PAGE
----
I feel inspired when I see the powerless gain power, when those without privilege gain rights they should have always had, and those in distress feel peace and relief.
Derrick A. Paladino, Ph.D., LMHC
40 years old
Department of Graduate Studies in Counseling – Rollins College, Winter Park, Florida
What inspired you to do what you do?
I really started off in college. I was just interested in the idea of a person or one’s personality being a puzzle. Over time, this fascination evolved to a passion for assisting people with their healing and understanding, as well as finding themselves through both the counseling I provided and by teaching others to become counselors. During my time providing counseling and crisis services, working in academia, presenting, and writing, I find myself enthusiastically gravitating towards viewing all of these activities though a social justice and advocacy perspective. I feel inspired when I see the powerless gain power, when those without privilege gain rights they should have always had, and those in distress feel peace and relief. Examining my life as a biracial child who experienced—and as an adult still experiences—discrimination, I see moments where I didn’t hold power and I did not feel peace. Those experiences give me a keyhole into the pain that those without privilege hold. This will always drive me. My podcast, “Freudian Quips,” is a recent endeavor to advocate in the specific area of mental health. It allows me to be an ally for those living with mental health issues and struggles and sometimes act as a voice for those who cannot have one.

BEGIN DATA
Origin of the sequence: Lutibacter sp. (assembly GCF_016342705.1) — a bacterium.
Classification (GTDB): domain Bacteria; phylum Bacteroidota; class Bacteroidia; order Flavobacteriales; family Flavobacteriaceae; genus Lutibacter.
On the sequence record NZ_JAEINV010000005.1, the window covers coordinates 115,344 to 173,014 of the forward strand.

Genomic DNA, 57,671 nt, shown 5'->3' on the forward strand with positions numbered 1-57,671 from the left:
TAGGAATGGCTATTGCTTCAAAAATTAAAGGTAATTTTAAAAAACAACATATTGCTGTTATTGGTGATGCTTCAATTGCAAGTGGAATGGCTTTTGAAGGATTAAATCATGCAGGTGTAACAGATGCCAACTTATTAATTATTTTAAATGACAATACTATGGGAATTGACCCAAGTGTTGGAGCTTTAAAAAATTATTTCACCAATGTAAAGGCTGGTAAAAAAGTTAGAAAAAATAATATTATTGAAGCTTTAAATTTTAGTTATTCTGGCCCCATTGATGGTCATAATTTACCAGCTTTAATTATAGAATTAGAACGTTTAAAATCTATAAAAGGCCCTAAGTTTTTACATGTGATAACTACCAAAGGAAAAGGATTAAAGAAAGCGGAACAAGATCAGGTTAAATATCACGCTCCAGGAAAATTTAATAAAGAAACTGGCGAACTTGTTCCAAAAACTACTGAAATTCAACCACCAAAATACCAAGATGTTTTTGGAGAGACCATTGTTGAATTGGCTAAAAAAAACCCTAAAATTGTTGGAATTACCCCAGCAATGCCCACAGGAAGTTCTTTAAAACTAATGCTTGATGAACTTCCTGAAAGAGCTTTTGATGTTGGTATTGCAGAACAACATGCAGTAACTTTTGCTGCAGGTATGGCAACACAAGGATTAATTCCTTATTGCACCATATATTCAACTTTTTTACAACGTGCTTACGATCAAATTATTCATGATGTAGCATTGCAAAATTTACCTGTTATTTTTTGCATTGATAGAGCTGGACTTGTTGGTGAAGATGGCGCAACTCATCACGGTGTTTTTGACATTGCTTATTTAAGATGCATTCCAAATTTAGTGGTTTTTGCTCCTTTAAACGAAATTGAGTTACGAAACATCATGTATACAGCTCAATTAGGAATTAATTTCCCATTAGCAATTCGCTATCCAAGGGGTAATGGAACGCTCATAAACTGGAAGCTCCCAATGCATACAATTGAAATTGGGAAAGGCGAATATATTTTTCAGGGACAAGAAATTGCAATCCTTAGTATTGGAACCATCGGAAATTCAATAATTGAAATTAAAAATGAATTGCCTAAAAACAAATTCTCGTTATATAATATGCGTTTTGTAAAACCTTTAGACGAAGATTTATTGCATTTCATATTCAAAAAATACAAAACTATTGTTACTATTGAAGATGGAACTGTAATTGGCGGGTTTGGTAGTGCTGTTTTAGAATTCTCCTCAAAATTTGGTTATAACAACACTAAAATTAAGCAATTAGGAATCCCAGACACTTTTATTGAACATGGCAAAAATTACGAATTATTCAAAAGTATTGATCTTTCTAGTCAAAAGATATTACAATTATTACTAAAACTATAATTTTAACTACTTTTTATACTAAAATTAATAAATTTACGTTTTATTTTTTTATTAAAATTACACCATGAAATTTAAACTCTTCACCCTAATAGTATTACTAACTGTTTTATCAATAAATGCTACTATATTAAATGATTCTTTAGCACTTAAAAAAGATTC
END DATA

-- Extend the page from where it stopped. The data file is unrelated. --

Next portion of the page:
What are some of the biggest challenges you face (or have faced) in doing this work?
Being a work in progress and being ok with it. Recently I was walking on campus to give a talk on gender equality to some Resident Assistants (RAs). As I approached the building where I was going to speak, I overheard two males say what sounded like a derogatory comment about women. It was something like, “A women HAS to have a good man behind her.” I felt incredibly uncomfortable hearing this, didn’t say a peep, and continued to my presentation. I internally beat myself up during the rest of my walk, while I was waiting to present, and it was in the back of my mind during my presentation. How could I not say something? Especially with the topic I’m presenting on. How can I call myself an advocate with a straight face? I eventually shared what I heard these males say to the group, almost as if I wanted to be exposed. I was asked, “What did you say to them?” Owning the moment, I replied, “Nothing” and told them that I felt horrible about walking away. There were eye rolls and nothing I could say would change those particular students’ perceptions of me as a fraud. I talked about myself as a work in progress and how advocacy work is not always easy.
As I mentioned previously, I grew up facing discrimination and that those experiences are what partly fuel me to want to assist those without power. Well, those same experiences and memories sometimes take over and protect me from real, or in this case, “perceived” danger. Of course I was in no real danger, but in that moment while overhearing those guys, for some unconscious reason child Derrick froze me and said, “Nope! Keep walking.” The students don’t know this about my experience and they only have what I shared in my presentation. I spent a lot of time reflecting on and struggling with my non-reaction and now use it as a teaching moment. We are works in progress and it’s ok to slip. Slipping helped me learn more about myself and I am grateful for that. I can live with a few eye rolls.